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  • What Really Happened: Dallas Supercross

    Reed goes down hard, Villopoto extends points lead, Barca wins East Lites
    Words and Photos: Pete Peterson

    It was round 7 for the 450 class but opening round for the East Coast 250F riders who've been waiting for their time on the track. Rains soaked the pits all day but under the roof of Cowboy Stadium the dirt was dry and the racing was tight. The crowd on hand was as eager for the racing with a good turnout even for practice. At the end of the night the 250F class showed its cards as a potentially exciting season, and the 450 class had a points mix up and a crash that could have season-changing repercussions.

    Supercross/450 Class

    Ryan Villopoto grabbed the lead before the third straight and never looked back, but it wasn't easy. Chad Reed was right with him and looking like the faster racer. Both were taking an aggressive leap into the soft, rutted sand section and the move bit Reed early and he crashed hard. Reed went to the Asterisk rig while Villopoto went on to an easy win. Ryan Dungey was the man on the move, climbing back from a bad start, after a bad gate pick, after a bad heat race, after a bad crash on the second straight, after a bad start. Second in the main was pretty good for a night with such a bad start. Jake Weimer didn't make it easy, fighting Dungey during most of that final lap but eventually taking third. James Stewart had another night he's likely rather forget, but at least he didn't have a night he did forget. He got held up when he bumped into Milsaps and stalled his bike. It wasn't really a crash, but it looked like one to the results sheet. Mike Alessi converted a holeshot into a well-ridden forth place, and fifth went to Josh Hansen.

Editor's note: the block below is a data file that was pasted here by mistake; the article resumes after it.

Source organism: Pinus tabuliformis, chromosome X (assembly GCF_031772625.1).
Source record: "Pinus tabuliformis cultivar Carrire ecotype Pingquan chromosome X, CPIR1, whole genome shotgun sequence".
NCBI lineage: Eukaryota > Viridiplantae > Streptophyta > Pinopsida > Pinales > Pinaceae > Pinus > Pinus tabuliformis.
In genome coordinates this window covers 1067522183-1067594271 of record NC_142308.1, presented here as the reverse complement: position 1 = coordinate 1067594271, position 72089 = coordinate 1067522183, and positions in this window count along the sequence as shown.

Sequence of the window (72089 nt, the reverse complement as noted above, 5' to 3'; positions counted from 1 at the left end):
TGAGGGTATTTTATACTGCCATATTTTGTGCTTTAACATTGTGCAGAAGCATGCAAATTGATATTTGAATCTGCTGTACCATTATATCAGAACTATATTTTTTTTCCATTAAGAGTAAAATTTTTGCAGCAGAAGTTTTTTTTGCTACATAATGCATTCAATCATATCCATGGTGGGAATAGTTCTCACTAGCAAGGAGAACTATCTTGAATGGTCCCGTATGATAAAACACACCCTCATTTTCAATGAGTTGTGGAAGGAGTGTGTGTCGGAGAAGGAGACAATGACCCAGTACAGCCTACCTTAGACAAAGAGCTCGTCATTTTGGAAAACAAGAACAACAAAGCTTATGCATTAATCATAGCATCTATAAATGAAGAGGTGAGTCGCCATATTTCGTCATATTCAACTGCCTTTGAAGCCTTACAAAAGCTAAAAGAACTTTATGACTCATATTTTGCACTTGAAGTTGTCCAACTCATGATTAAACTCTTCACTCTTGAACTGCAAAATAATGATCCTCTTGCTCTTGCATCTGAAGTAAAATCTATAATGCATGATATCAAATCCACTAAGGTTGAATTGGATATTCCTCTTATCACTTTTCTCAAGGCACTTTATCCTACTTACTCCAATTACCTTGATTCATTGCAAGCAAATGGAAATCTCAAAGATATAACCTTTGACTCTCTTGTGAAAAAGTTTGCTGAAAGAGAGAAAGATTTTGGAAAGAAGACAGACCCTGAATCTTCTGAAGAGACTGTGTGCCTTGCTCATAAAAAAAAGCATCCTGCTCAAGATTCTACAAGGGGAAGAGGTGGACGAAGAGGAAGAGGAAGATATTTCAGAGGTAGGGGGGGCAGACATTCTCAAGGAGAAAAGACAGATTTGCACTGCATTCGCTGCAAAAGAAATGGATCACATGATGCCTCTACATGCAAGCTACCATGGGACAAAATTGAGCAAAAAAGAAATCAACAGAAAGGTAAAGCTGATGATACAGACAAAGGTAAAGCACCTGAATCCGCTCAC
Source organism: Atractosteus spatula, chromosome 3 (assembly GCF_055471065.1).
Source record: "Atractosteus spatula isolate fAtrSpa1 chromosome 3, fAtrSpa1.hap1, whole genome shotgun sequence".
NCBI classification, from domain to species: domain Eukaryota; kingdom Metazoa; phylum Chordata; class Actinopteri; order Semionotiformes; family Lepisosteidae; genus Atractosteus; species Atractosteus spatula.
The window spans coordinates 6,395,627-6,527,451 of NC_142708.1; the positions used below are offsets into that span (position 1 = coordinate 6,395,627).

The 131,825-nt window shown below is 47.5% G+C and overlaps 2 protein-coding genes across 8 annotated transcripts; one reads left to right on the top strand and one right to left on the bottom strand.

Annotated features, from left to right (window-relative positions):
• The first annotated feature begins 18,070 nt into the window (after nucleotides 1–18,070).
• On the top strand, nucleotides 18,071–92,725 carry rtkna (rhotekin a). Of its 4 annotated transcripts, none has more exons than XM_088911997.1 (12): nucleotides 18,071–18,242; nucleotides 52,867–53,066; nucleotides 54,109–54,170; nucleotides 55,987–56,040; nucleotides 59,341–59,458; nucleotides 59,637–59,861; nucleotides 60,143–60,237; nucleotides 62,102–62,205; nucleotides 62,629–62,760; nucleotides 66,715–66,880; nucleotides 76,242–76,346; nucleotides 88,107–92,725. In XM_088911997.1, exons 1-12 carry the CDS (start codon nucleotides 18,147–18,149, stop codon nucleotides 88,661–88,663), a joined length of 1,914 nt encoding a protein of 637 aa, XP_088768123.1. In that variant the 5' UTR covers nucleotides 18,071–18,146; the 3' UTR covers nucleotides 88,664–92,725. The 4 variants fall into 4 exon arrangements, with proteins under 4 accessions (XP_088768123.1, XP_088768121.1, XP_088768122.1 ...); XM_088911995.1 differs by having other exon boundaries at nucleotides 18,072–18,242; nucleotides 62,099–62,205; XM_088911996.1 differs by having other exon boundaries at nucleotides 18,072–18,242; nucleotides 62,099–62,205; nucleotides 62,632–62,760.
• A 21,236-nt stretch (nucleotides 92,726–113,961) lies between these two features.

reedChad Reed - The talk is all about Chad Reed's gruesome crash when he shorted his leap into the rutty sand section and tumbled, with the bike catching a hold of him and yanking him along with it. Reed, historically not a fast practice rider, set the fastest laptime in practice while making it look easy. In his heat race he passed his way into second and gained on heat-winner Stewart, and looked like a few more laps was all he needed. Basically, he looked great. In the main, he hounded Villopoto, able to take alternate lines and catch right back up at will if a mistake dropped him back. It looked like Reed had the win, and knew it, and was picking his time to strike. Unfortunately the track struck first and he endoed into the tricky sand section and was carried off the track, and taken right to the Asterisk rig. There's no word yet on how serious his injuries are. It's very reminiscent, though not nearly as harrowing, as his crash at Millville. Reed was looking that good, that comfortable, that likely to win, until he hit the ground.

    Ryan Villopoto - RV is the new RC. He's blazing fast, can get out of shape - and pull it back in - without losing any time, seems to have speed in reserve when he needs it, and seems able to tough out the competitors that look like they might have an edge. Ryan was fast but not flawless holding off Reed in the main. The two were riding a notch above everyone else on the track. If Reed is out for the season, it could be a one man show from here on out.